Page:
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Customized map applications with data-driven styling

In our demo for Google Maps Platform we show you the new possibilities of Data-driven styling for the Maps JavaScript API

Maps are one of the best ways to quickly make complex information accessible. One of the prerequisites for expressive data visualizations is the customized design of the map, so that it conveys exactly the information that users are looking for. With the new Data-driven styling Preview feature from Google Maps Platform, long-awaited capabilities are now accessible for developers.

In the summer of 2022, Google Maps Platform enabled the customization of polygons, lines and points for the first time, and since the summer of 2023 it has also been possible to import, save and manage your own datasets via the Maps Datasets API. We developed two demos for Google Maps Platform that present the many possibilities of the new features.

Data-driven Styling for Boundaries

While developing our first data-driven styling demo for Google, we were able to get a good overview of the new functions. The most important new features are summarized here:

  • Administrative area polygons are now available: Administrative areas can be selected, colored and clicked on the map. The Data-driven styling feature provides access to the same boundary polygons that appear in Google Maps.
  • Detailed administrative areas: Country boundaries for most of the world are available and in selected countries additional administrative boundary types such as city districts and postal code areas are available.
  • Customizable design of the map style: The administrative boundaries can be individually restyled - from the line width to the transparency. The labels on the map are never covered, although the administrative areas are the second data level above the basemap.
  • Enhanced user experiences: By assigning polygons to the Places ID, areas can be combined with other data. In order for users to easily see whether an entry (e.g. an apartment) is located in a certain area, polygons around the searched entry provide further context for orientation.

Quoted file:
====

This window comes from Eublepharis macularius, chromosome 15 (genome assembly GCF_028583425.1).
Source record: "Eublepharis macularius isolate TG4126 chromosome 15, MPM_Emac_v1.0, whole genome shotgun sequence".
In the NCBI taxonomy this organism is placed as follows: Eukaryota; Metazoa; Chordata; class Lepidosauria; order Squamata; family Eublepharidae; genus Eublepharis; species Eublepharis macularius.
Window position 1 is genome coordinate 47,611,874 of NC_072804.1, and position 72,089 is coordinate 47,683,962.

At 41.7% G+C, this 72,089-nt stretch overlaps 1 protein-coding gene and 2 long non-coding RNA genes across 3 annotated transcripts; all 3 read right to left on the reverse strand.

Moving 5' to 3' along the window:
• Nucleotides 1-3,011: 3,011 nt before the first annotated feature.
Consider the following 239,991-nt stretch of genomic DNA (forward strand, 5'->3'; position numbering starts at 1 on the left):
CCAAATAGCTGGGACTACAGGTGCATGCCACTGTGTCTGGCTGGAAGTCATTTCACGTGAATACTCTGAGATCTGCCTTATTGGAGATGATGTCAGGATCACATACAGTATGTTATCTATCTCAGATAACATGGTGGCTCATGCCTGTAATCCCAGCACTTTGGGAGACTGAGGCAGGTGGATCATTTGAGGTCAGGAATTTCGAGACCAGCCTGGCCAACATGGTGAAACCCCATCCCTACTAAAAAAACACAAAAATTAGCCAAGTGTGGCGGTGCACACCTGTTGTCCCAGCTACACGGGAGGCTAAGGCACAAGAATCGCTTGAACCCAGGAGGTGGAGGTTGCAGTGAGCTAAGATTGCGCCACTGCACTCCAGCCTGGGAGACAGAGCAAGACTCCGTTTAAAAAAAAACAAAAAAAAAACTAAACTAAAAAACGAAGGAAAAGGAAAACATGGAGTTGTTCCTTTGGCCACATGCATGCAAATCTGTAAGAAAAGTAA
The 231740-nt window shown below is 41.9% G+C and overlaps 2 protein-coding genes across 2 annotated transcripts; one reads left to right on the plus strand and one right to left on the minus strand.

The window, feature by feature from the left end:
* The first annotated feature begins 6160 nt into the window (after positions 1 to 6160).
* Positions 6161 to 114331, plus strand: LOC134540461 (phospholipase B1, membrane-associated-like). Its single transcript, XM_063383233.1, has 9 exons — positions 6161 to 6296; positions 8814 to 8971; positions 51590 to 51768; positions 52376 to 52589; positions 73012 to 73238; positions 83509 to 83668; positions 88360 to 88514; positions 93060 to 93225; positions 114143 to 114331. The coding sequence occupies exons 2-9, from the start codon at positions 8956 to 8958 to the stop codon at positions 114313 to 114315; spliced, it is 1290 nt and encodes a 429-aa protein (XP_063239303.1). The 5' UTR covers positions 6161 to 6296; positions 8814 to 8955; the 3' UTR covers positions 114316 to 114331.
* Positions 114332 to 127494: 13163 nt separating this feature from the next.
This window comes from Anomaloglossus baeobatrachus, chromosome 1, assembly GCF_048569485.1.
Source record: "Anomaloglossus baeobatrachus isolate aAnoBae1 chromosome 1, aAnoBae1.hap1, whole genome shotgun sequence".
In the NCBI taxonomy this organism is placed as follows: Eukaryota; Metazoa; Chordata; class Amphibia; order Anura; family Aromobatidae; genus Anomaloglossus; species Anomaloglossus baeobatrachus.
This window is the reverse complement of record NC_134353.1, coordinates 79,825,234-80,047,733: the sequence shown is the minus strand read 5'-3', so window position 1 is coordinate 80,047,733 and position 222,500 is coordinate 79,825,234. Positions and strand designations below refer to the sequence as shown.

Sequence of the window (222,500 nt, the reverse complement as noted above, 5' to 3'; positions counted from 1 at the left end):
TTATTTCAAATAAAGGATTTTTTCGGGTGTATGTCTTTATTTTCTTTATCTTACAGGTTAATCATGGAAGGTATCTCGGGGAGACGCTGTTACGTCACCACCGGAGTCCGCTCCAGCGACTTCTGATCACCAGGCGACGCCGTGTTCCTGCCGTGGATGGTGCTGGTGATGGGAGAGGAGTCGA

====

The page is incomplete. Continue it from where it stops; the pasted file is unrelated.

• Interactive elements: Users can click on interactive areas on the map and the API provides additional information like name and PlaceID that can be used for display.
  • Choropleth display: Administrative areas can be colored based on your own datasets. For example, postcode areas can be colored according to sales figures or federal states according to house prices.
  • Place IDs can be used to apply styling to a specific polygon in a feature layer, such as a specific city.
  • Rich boundary data from Google can be utilized.

Data-driven Styling for Datasets

In the summer of 2023, we were asked to build a second demo for the new features of data-driven styling for datasets, which enables users to style their own data or open data individually. For this demo, we used data from Seattle Open Data. We took a hard look at the new possibilities and compiled a list of the most important features:

  • With the Maps Datasets API, your own geospatial data can be imported, stored and managed server-side can import, store and manage your own geodata on the server side. By using the Google Cloud Console, infrastructure costs can be reduced, data access can be managed and geodata can be updated anytime and anywhere.
  • Geospatial data can be visualized in GeoJSON, CSV and KML formats.
  • Data-driven styling for datasets can be connected to Google's boundaries. Users see the context around a specific point, from country boundaries to zip code areas.

Use cases of Data-driven styling

The ability to highlight geographical boundaries on a map was a long-awaited feature from our customers. It enables many new use cases where you previously had to worry about challenging technical aspects and costly data acquisition. Google Maps Platform is a great source here, because it provides high-quality polygons.

Martin Kleppe, Head of Development

Data-driven styling has use cases in various industries such as retail, financial services, government, non-profit, education, media, tourism or real estate. Every company that wants to collect, analyze or output data on country, city or even district levels has a use for it. Whether it's hotel groups or real estate companies - data visualization based on different geographic areas - from country to district - offers many opportunities for great user experiences.

  • Real estate portals can display the area that apartments are located in and highlight the district accordingly. The choropleth display is suitable for displaying the output of internal analyses, such as the coloring of postcode areas according to sales revenue. From logistics to tourism - with Data-driven styling, geo-based information can be visualized quickly and easily.
  • In retail, choropleth maps can be created that use data sets to style different country or city boundaries based on foot traffic, land sales and much more.
  • The media industry can use data-driven styling to create visualizations that transform their own data and Google's data into exciting visual stories and thus attract users to their own platforms.

Learn how to get started

If you want to learn more about Data-driven styling, just let us know how we can help.

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